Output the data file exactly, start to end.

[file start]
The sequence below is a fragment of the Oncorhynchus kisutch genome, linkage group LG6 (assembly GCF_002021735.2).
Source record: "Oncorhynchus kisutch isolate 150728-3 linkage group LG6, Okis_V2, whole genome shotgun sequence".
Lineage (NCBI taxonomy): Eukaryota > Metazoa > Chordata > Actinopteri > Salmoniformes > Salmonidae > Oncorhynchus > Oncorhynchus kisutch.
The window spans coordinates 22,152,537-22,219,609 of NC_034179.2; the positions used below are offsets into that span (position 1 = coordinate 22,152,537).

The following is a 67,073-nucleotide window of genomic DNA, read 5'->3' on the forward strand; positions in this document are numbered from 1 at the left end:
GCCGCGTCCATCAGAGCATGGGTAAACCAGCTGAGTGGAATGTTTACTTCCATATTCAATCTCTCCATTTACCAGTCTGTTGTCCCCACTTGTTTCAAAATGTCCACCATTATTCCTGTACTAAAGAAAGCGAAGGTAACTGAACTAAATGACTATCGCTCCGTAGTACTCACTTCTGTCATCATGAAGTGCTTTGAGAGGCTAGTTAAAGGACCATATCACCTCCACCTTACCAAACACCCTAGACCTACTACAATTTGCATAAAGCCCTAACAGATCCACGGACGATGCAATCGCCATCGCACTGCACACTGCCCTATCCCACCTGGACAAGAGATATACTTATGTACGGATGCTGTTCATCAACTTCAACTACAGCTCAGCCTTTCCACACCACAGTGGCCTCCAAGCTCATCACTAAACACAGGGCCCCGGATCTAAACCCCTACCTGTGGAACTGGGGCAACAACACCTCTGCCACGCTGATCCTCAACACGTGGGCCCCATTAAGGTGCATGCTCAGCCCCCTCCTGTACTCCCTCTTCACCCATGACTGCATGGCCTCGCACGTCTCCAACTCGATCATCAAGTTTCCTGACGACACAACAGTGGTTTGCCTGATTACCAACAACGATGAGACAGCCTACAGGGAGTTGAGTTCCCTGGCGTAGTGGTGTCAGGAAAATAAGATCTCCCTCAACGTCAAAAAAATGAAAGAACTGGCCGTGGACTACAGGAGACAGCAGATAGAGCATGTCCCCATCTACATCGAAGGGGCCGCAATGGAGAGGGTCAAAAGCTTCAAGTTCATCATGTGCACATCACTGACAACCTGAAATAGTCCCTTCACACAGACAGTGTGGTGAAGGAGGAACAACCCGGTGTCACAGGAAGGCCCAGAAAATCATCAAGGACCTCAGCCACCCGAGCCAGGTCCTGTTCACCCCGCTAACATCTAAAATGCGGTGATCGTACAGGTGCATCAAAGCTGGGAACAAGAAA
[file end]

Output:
The sequence below is a fragment of the Oncorhynchus kisutch genome, linkage group LG6 (assembly GCF_002021735.2).
Source record: "Oncorhynchus kisutch isolate 150728-3 linkage group LG6, Okis_V2, whole genome shotgun sequence".
Lineage (NCBI taxonomy): Eukaryota > Metazoa > Chordata > Actinopteri > Salmoniformes > Salmonidae > Oncorhynchus > Oncorhynchus kisutch.
The window spans coordinates 22,152,537-22,219,609 of NC_034179.2; the positions used below are offsets into that span (position 1 = coordinate 22,152,537).

The following is a 67,073-nucleotide window of genomic DNA, read 5'->3' on the forward strand; positions in this document are numbered from 1 at the left end:
GCCGCGTCCATCAGAGCATGGGTAAACCAGCTGAGTGGAATGTTTACTTCCATATTCAATCTCTCCATTTACCAGTCTGTTGTCCCCACTTGTTTCAAAATGTCCACCATTATTCCTGTACTAAAGAAAGCGAAGGTAACTGAACTAAATGACTATCGCTCCGTAGTACTCACTTCTGTCATCATGAAGTGCTTTGAGAGGCTAGTTAAAGGACCATATCACCTCCACCTTACCAAACACCCTAGACCTACTACAATTTGCATAAAGCCCTAACAGATCCACGGACGATGCAATCGCCATCGCACTGCACACTGCCCTATCCCACCTGGACAAGAGATATACTTATGTACGGATGCTGTTCATCAACTTCAACTACAGCTCAGCCTTTCCACACCACAGTGGCCTCCAAGCTCATCACTAAACACAGGGCCCCGGATCTAAACCCCTACCTGTGGAACTGGGGCAACAACACCTCTGCCACGCTGATCCTCAACACGTGGGCCCCATTAAGGTGCATGCTCAGCCCCCTCCTGTACTCCCTCTTCACCCATGACTGCATGGCCTCGCACGTCTCCAACTCGATCATCAAGTTTCCTGACGACACAACAGTGGTTTGCCTGATTACCAACAACGATGAGACAGCCTACAGGGAGTTGAGTTCCCTGGCGTAGTGGTGTCAGGAAAATAAGATCTCCCTCAACGTCAAAAAAATGAAAGAACTGGCCGTGGACTACAGGAGACAGCAGATAGAGCATGTCCCCATCTACATCGAAGGGGCCGCAATGGAGAGGGTCAAAAGCTTCAAGTTCATCATGTGCACATCACTGACAACCTGAAATAGTCCCTTCACACAGACAGTGTGGTGAAGGAGGAACAACCCGGTGTCACAGGAAGGCCCAGAAAATCATCAAGGACCTCAGCCACCCGAGCCAGGTCCTGTTCACCCCGCTAACATCTAAAATGCGGTGATCGTACAGGTGCATCAAAGCTGGGAACAAGAAA